Wire Fraud refers to a type of crime that is committed through the use of technologically-based communication system, including: telephones, computational systems, online networks, the Internet, or electronic databases. There have been increasing instances where individuals or companies fall victim to wire transfer scams perpetrated through fake emails, faxes or voice requests, often from people they think are senior executives of the company or legitimate vendors.
- Your company’s CEO or CFO sends you an urgent email request (from his email address) to wire transfer funds immediately. He says in the email that he “was about to get on a plane” or was “at a funeral” or he provides some other excuse indicating he would be out of touch for an extended period of time.
- You get an email from your regular outside vendor from their email address with a sudden change in wiring instructions to pay for an invoice.
- You get an email or fax request from your realtor or title company with a change in wiring instructions for closing a real estate deal at the last minute.
- You get a fax, on vendor letterhead with, what appeared to be, a legitimate signature with a different set of wiring instructions for a purchase your company was making.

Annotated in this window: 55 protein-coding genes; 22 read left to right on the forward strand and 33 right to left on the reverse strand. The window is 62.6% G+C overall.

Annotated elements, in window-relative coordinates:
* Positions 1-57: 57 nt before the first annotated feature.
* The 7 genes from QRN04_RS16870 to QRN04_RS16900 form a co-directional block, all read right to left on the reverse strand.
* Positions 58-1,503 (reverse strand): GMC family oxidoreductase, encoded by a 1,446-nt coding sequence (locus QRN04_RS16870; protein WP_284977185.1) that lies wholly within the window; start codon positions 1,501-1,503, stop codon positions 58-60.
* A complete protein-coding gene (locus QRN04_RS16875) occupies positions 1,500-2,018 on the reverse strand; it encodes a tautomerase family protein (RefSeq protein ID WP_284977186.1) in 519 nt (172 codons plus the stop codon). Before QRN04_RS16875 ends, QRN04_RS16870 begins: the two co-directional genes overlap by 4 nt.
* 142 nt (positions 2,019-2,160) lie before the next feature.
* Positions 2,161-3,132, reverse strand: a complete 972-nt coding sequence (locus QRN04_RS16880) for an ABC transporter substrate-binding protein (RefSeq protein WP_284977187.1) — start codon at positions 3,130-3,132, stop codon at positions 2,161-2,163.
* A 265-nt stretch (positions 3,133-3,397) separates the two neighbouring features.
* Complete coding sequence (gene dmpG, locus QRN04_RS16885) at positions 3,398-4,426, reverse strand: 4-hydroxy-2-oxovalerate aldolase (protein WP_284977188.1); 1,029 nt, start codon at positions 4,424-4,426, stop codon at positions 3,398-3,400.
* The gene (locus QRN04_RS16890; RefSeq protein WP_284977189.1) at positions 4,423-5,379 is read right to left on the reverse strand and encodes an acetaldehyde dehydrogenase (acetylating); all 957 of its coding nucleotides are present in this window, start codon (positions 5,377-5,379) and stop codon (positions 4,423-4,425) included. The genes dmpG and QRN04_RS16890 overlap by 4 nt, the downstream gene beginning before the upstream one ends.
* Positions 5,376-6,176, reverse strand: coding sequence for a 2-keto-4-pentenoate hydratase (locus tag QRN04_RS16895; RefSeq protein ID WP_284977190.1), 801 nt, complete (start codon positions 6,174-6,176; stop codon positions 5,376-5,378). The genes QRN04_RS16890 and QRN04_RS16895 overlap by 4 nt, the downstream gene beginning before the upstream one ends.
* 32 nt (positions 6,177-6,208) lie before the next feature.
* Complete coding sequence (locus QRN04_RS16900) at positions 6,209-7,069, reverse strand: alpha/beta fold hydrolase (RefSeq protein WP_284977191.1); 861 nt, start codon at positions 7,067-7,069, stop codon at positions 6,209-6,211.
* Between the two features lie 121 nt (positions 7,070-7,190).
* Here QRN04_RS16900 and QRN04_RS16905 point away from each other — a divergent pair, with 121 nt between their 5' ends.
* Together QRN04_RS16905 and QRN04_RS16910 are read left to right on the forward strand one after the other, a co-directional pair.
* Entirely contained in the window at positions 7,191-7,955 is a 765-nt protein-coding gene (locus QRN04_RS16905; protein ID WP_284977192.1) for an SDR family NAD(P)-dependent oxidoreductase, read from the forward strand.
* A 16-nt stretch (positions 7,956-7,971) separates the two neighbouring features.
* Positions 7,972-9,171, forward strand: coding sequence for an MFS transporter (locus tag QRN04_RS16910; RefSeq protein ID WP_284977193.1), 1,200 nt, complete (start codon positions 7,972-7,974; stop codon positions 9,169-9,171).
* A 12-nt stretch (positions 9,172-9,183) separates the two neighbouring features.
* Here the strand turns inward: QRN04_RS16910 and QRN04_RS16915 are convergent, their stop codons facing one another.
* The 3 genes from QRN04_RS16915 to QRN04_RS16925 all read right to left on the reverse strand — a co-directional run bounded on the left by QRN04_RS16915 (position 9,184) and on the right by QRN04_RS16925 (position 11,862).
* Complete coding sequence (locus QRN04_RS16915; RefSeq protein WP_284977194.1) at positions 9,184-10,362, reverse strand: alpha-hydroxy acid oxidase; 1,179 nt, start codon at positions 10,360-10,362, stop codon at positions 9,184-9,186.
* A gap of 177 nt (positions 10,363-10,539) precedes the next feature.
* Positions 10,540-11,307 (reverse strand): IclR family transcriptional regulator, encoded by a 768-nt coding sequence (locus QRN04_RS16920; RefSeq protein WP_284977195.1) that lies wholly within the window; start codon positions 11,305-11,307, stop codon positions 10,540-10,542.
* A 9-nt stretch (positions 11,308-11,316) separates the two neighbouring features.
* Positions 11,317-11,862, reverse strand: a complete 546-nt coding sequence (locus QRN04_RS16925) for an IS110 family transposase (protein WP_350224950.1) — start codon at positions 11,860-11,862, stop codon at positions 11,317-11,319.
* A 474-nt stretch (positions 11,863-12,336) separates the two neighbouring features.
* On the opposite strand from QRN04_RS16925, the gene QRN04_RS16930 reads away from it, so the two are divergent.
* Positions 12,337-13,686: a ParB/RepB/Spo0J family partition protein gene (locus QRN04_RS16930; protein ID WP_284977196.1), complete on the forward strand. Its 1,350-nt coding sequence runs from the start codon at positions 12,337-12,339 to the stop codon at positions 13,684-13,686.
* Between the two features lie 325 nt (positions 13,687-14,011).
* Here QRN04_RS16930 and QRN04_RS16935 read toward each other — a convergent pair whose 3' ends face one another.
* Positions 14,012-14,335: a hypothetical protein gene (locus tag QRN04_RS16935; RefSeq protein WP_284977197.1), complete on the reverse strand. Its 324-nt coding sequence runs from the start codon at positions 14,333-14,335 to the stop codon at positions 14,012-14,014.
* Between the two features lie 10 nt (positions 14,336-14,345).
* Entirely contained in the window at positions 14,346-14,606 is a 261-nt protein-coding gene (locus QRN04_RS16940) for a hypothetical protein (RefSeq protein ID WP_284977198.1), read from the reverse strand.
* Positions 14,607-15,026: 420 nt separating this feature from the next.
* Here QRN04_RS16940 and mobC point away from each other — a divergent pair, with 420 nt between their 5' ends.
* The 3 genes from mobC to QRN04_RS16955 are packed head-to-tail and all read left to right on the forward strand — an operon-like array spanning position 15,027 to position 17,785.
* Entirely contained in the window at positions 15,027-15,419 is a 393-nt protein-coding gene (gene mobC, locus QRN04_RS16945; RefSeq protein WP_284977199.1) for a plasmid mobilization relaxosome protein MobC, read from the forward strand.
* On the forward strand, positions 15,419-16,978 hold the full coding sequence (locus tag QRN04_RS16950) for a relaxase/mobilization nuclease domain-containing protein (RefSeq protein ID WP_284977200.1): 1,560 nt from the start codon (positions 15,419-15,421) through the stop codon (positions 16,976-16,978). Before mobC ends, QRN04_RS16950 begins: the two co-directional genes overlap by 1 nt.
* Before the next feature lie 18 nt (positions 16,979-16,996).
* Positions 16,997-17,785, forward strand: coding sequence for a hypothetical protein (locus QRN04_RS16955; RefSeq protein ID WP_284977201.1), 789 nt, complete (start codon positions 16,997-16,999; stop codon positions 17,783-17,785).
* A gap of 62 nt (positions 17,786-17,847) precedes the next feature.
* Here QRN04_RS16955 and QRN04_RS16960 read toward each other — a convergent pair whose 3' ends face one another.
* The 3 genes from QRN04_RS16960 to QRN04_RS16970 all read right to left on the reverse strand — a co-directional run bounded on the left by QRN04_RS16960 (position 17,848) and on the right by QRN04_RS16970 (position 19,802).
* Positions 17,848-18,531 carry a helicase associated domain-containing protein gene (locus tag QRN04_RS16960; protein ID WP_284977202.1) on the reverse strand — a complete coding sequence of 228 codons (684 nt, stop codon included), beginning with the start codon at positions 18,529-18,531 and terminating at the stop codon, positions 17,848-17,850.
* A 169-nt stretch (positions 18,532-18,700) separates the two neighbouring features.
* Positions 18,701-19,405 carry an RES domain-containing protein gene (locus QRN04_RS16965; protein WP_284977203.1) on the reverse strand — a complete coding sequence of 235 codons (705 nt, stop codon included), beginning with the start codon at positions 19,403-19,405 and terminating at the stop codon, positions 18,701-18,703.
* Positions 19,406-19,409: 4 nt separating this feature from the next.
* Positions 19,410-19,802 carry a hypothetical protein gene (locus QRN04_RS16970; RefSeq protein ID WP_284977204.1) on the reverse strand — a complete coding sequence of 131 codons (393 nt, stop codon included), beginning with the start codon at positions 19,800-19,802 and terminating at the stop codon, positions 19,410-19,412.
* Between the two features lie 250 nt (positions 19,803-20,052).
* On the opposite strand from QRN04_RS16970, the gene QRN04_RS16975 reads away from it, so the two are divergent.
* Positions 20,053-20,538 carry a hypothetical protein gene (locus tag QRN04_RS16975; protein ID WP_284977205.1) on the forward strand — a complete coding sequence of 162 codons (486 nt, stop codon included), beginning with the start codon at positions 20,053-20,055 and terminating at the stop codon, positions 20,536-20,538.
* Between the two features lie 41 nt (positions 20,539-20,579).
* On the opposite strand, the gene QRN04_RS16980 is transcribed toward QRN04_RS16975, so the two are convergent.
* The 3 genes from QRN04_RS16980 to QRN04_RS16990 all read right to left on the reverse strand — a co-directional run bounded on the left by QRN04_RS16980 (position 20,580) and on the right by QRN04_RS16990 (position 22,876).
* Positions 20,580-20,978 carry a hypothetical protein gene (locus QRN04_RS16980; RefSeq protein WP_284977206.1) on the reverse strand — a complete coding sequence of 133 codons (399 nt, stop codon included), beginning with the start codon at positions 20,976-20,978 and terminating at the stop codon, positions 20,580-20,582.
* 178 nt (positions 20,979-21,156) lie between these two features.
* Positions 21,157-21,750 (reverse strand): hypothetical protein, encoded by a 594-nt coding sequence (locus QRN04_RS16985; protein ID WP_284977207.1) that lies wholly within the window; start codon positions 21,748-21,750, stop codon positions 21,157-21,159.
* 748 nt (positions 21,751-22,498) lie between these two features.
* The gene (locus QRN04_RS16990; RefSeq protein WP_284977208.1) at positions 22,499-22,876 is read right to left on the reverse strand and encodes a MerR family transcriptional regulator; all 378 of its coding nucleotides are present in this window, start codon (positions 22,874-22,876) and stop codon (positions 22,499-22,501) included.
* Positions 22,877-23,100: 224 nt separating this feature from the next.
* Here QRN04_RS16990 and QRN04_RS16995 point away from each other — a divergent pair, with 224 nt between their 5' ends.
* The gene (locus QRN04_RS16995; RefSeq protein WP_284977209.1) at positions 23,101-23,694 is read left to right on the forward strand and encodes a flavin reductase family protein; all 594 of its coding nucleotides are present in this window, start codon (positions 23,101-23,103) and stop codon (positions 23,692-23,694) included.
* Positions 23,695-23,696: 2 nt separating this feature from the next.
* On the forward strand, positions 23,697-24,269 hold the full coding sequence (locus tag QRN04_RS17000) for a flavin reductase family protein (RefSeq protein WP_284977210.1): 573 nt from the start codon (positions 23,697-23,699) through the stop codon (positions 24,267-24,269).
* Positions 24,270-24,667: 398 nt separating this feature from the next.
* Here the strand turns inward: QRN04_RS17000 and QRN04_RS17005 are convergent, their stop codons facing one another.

- You get a phone call or voice mail from a legitimate vender with wiring instructions, where you did not recognize the voice.
What to do?
Establish a culture in your business or personal finances that encourages a questioning mindset; where possible, utilize purchasing and treasury controls that require multiple approvals for wire transfers; but most of all, NEVER trust email, fax or voice wire instructions without contacting the originator directly in order to validate that the instructions are correct.
Also, watch out for emails from your “boss” or “vendor” where the language is unfamiliar. Perhaps the style is more formal than he/she normally communicates …. for instance, the use of the word “kindly” may not match the verbal style of the person sending the email…. so when the email says “kindly wire the funds” you should be suspicious. You should also be on the lookout for unusual colloquialisms … recently we had a fraudster sign off on a hijacked email with “Cheers”. Now, unless your boss or vendor is from the UK or Australia, “Cheers” is not normal vocabulary for most Texas and Oklahoma residents.
in the event you suspect criminal activity against your finances, PLEASE CONTACT YOUR LOCAL BANKING CENTER immediately, M-F 8:30am – 5:00pm, or dial our Customer Service Center at 1-800-531-1401 After hours.
The security of your financial information is one of Prosperity’s most important responsibilities. learn how We maintain our Online Banking platform by reviewing this DOCUMENT.